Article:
MANHATTAN, Kan. — When selecting meat in the grocery store the product cut, price per pound, and visual appeal are just some of the factors that influence the purchasing decision.
And for curious consumers, plant-based protein sources may also drive the purchase for those who follow a primarily vegetarian diet but occasionally eat meat or fish, known as flexitarians.
“About half of the current plant-based protein consumers are flexitarians because they also eat beef, pork and chicken,” said Glynn Tonsor, agricultural economist, talking about his research during a recent Beef Cattle Institute Cattle Chat podcast.
Commissioned by the Cattlemen’s Beef Promotion and Research Board, Tonsor and his colleagues studied the impacts of new plant-based protein alternatives on U.S. beef demand in 2020. They followed that study with one that evaluated the impact of these alternatives on cattle inventories and greenhouse gas emissions.
The first study showed that plant-based proteins are not substituted for beef based on price, according to Tonsor.
“We found that a price change in the cost of a chicken breast had a much bigger impact on beef demand than that same change in price for a plant-based protein,” Tonsor said.
At this point in time, alternative meat sources are not price-competitive, but Tonsor expects that will change in the future.
“There is a lot of venture capital investment happening in the plant-based space so the odds of there being supply side improvements that make it cheaper for those proteins to be produced are pretty high,” Tonsor said.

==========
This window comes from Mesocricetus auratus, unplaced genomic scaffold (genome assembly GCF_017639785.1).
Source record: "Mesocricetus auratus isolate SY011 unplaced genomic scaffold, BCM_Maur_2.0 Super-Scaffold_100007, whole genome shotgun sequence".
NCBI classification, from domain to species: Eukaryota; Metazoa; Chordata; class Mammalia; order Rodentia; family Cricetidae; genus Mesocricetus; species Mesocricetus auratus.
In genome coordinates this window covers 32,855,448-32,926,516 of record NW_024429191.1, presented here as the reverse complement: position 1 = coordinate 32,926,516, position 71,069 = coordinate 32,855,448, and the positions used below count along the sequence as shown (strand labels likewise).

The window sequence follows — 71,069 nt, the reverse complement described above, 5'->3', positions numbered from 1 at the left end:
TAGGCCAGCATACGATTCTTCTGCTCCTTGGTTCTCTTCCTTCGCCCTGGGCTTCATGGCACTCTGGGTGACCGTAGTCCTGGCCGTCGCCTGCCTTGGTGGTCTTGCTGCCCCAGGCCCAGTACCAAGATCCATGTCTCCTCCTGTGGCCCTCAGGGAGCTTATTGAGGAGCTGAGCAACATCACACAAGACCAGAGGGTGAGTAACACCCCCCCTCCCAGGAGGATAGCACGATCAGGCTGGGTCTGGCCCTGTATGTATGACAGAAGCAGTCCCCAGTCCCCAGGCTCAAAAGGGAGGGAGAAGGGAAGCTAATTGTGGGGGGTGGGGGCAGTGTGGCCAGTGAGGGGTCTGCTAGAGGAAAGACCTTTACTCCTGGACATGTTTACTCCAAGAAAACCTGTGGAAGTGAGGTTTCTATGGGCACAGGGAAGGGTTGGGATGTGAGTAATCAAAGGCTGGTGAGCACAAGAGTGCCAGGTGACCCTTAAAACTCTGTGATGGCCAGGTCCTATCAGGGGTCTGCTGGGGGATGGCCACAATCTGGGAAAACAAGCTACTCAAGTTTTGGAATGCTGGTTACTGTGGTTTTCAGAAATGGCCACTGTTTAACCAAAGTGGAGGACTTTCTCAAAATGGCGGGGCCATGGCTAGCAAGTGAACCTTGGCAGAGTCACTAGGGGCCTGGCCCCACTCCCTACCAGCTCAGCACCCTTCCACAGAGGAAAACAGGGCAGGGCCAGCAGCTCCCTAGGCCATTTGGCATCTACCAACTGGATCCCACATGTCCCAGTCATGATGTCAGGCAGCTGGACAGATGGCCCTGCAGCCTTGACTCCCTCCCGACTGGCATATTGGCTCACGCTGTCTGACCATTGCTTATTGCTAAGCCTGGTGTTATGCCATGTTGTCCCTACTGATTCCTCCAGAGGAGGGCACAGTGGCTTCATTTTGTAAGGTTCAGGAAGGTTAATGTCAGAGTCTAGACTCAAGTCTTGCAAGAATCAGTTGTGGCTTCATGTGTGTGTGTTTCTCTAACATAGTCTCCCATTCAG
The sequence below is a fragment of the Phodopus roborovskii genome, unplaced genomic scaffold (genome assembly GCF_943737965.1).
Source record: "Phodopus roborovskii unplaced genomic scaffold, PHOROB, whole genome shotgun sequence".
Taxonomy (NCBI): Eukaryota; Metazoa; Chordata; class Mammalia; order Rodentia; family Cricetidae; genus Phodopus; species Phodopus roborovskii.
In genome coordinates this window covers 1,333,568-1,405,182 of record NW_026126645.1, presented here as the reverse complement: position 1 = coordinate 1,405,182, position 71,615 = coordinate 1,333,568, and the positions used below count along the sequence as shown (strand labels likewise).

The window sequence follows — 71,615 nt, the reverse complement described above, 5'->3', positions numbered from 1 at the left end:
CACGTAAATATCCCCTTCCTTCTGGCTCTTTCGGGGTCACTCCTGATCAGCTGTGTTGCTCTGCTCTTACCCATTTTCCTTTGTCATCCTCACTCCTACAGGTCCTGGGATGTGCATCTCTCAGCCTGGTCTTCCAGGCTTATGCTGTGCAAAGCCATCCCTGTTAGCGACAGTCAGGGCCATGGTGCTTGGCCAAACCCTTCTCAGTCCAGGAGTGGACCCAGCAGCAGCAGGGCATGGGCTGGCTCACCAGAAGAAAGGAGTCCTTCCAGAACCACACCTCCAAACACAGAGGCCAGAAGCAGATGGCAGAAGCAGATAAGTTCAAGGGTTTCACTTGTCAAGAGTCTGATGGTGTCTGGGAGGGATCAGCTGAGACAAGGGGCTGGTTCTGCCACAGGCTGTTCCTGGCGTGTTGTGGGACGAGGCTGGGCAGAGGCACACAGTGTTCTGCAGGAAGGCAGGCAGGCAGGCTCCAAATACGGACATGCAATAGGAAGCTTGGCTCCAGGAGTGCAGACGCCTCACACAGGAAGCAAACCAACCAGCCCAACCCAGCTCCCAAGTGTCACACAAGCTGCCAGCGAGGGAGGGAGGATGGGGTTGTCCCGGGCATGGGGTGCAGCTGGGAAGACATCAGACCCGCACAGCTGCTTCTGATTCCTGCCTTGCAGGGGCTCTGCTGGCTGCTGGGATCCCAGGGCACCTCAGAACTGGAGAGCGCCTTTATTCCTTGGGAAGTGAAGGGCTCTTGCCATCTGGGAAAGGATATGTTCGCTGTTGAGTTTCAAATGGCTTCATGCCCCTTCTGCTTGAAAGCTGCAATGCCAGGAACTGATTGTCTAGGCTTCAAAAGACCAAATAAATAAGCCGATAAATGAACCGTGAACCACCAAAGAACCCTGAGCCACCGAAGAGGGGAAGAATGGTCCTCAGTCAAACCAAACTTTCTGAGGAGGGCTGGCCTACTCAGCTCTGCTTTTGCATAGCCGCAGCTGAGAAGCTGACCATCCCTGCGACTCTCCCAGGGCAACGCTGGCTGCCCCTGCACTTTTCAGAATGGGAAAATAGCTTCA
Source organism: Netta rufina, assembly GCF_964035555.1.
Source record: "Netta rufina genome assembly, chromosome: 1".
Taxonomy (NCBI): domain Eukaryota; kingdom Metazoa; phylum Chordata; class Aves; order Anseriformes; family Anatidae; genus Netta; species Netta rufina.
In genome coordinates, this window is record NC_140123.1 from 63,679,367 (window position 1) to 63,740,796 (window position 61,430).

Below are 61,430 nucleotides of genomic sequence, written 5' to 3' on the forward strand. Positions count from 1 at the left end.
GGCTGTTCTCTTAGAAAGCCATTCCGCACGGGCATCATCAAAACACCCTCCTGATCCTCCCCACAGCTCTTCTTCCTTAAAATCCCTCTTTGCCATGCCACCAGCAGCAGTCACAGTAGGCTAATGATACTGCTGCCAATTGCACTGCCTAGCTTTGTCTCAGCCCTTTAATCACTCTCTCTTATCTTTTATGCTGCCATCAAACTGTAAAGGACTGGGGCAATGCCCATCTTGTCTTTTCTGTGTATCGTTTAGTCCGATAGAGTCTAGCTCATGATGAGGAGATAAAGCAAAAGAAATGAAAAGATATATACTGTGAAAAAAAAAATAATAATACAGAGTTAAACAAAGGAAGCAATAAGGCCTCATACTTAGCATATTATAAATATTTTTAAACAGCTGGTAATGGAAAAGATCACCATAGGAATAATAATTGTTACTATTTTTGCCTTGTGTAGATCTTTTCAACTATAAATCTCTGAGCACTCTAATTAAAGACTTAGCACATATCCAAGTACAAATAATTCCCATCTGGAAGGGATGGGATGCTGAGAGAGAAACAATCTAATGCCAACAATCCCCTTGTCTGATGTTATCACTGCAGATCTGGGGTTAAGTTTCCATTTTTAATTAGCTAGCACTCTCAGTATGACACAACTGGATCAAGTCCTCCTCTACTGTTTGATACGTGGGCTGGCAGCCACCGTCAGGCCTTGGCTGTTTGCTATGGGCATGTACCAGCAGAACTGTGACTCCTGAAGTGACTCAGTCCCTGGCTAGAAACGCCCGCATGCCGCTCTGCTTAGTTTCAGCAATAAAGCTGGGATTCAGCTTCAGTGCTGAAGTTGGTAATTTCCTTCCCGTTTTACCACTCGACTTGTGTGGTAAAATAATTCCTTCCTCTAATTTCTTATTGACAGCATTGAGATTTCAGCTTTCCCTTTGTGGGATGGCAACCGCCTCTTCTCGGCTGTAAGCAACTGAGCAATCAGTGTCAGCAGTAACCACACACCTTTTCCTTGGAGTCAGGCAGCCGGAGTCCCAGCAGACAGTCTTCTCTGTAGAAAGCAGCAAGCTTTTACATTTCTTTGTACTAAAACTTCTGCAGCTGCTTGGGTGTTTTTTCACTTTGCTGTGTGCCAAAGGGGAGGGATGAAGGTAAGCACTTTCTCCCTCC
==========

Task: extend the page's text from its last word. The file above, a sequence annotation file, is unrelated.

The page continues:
He added: “There is a growing global demand for protein.”
He cautioned against thinking of this situation in terms of a market share mindset against plant-based alternatives.
“This market share mindset is dangerous because a fair number of plant-based protein consumers are also consumers of other meat products,” Tonsor said.
“We quantified that a 10% reduction in the price of plant-based proteins would correspond to a .15% decline in cattle production and that is not a big economic impact on the total size of the industry.”
Regarding greenhouse gas emissions Tonsor said “the U.S. protein market operates in a complicated yet connected world. We currently import and export a lot of beef.”
He said as the U.S. beef industry continues to improve beef efficiencies and the demand for plant-based alternatives potentially increases, the amount of beef imported may decline.
To hear the full discussion, listen to the Cattle Chat podcast online.
— Lisa Moser, K-State Research and Extension news service